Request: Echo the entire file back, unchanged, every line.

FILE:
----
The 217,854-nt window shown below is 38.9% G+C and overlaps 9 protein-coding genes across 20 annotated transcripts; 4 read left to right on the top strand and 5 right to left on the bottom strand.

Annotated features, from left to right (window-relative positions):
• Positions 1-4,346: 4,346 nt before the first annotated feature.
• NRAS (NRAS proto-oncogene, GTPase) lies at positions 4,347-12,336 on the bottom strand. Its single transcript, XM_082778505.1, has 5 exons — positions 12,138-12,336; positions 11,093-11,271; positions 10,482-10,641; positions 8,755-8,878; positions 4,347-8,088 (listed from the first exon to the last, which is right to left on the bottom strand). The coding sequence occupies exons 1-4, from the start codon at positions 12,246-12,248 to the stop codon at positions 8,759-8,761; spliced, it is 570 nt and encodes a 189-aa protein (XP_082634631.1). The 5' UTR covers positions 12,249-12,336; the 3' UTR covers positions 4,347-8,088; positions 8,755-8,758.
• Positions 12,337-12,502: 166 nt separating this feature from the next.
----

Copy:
The 217,854-nt window shown below is 38.9% G+C and overlaps 9 protein-coding genes across 20 annotated transcripts; 4 read left to right on the top strand and 5 right to left on the bottom strand.

Annotated features, from left to right (window-relative positions):
• Positions 1-4,346: 4,346 nt before the first annotated feature.
• NRAS (NRAS proto-oncogene, GTPase) lies at positions 4,347-12,336 on the bottom strand. Its single transcript, XM_082778505.1, has 5 exons — positions 12,138-12,336; positions 11,093-11,271; positions 10,482-10,641; positions 8,755-8,878; positions 4,347-8,088 (listed from the first exon to the last, which is right to left on the bottom strand). The coding sequence occupies exons 1-4, from the start codon at positions 12,246-12,248 to the stop codon at positions 8,759-8,761; spliced, it is 570 nt and encodes a 189-aa protein (XP_082634631.1). The 5' UTR covers positions 12,249-12,336; the 3' UTR covers positions 4,347-8,088; positions 8,755-8,758.
• Positions 12,337-12,502: 166 nt separating this feature from the next.